Over 148 Years of Service to the Furniture Industry

 Furniture World Logo

15 Ways To Boost Customer Service - Part 2

Furniture World Magazine


on

Part 2: Results of an important new study that can help you to improve your level of customer service.


Smart Retail Management By: Ron Wolinsky

In the August/September issue of FURNITURE WORLD Magazine we reviewed the findings of an important study on superior customer service policies. Fifteen important “competencies” were presented that award-winning customer service providers find most valuable.

The study broke down fifteen skills into six Universal and nine Specific competencies. This second installment provides additional details as we look “outside the box”, to companies in other industries, for new and innovative ways to approach customer service.

Let’s now take a look at the behaviors your sales and customer service departments should consider if you are interested in providing the highest levels of customer service.

Not every one of the work behaviors will be appropriate or expected behavior for your sales or customer service employees. They will, however, taken together, provide an outline you can use when you devise job descriptions, measurement systems, employee education programs and performance reviews.

Universal Competencies and Demonstrations

1. Builds Customer Loyalty and Confidence

  • Makes follow-up calls regularly to ensure customers are completely satisfied.
  • Looks for ways to make things better.
  • Sends information to customers without a request.
  • Provides customers with information and special resources for help.
  • Consults by providing customers with advice and
    direction.
  • Deals with customers in a trustworthy, honest and
    ethical manner.
  • Uses good judgment in modifying policies and
    procedures to accommodate customers.


2. Empathizes

  • Makes sure customers are not kept waiting for long periods.
  • Allows customers to take their time explaining situations.
  • Is willing to see things from customer’s point of view.
  • Remains calm and polite with complaining customers; provides help to those who need to be pampered.
  • Gives own name and acknowledges customers by name.
  • Shows concern for customers time by avoiding excessive small talk.
  • Calls back promptly when customers have requested information.

3. Communicates Effectively

  • Explains technical issues in a clear, understandable way.
  • Promptly provides accurate, relevant and reliable information.
  • Speaks with clarity, good choice of words and poise.
  • Adjusts tone of voice, inflection, to that of the customer’s.
  • Confirms customers understanding of information.
  • Speaks in a persuasive manner to gain commitment to a course of action.
  • Presents appropriate benefits of the company’s products and services to meet customers’ needs.
  • Knows what information is necessary to help customers.
  • Knows how and when to ask open and closed probes, to gather the information needed.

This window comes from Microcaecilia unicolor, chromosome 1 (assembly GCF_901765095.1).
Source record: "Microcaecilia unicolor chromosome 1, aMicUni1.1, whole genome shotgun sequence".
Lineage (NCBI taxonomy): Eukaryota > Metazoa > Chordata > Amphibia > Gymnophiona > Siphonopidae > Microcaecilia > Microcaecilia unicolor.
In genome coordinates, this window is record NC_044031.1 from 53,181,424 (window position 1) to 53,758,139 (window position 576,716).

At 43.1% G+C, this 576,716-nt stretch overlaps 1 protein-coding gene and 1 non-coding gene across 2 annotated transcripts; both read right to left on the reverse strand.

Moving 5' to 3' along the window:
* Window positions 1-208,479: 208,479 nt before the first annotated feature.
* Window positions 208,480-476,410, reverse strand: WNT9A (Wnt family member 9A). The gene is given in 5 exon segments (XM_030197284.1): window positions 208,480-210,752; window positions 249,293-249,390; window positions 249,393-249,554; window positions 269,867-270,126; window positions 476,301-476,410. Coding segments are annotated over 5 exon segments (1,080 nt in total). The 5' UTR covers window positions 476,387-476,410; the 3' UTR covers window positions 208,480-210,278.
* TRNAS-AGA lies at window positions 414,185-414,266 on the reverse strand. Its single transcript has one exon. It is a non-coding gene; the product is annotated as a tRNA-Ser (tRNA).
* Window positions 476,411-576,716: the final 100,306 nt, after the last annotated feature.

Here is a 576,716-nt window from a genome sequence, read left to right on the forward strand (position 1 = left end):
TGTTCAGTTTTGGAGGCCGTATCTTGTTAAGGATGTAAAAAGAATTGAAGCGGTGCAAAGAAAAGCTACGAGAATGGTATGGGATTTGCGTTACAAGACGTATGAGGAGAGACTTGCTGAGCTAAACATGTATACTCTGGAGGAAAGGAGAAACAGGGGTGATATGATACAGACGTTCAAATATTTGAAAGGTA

• Writes explanatory cover letters when sending documents.
  • Writes with clarity and good organization.
  • Uses correct grammar, sentence structure, spelling and vocabulary.
  • Balances firmness and cordiality in addressing concerns.
  • Maintains friendly, cheerful and helpful attitude.
  • Transmits feeling of joy and satisfaction with job.


4. Handles stress

  • Responds to customer’s courteously even when others are waiting.
  • Answers the same questions repeatedly in a pleasant and polite manner.
  • Works with other departments pleasantly and courteously, even under heavy pressure situations.
  • Deals courteously with customers who refuse to accept advice or follow directions.
  • Assures irate customers that the situation can be handled and proceeds to resolve the situation.
  • Defuses customer’s hostility by acknowledging their feelings and responding in a patient, courteous manner.
  • Behaves in an agreeable and reasonable manner despite interruptions, complaints, or emergencies.
  • Remains calm and deals with customer anger and abuse.


5. Listens Actively

  • Concentrates on words and feelings that are being communicated.
  • Listens to customers patiently without interrupting.
  • Clarifies and confirms customer’s understanding.

6. Demonstrates Mental Alertness

  • Listens to customer’s description of a situation and makes assessment quickly and accurately.
  • Asks questions to understand customer’s situations.

NINE SpecificCompetencies

1. Works Well as Part of a Team

  • Participates in quality improvement teams for performance improvement.
  • Keeps other departments informed of customer’s situation if others are to offer assistance.
  • Offers assistance to all department representatives when needed or requested.


2. Demonstrates Reliability and Loyalty

  • Can be counted on to work when expected or needed.
  • Speaks positively about the company.
  • Displays sincere interest in seeing company achieve its goals.


3. Demonstrates Personal Motivation.

  • Does more than what is expected to ensure customer satisfaction.
  • Takes on new assignments in a cooperative, cheerful manner.
  • Views problems as opportunities to accomplish.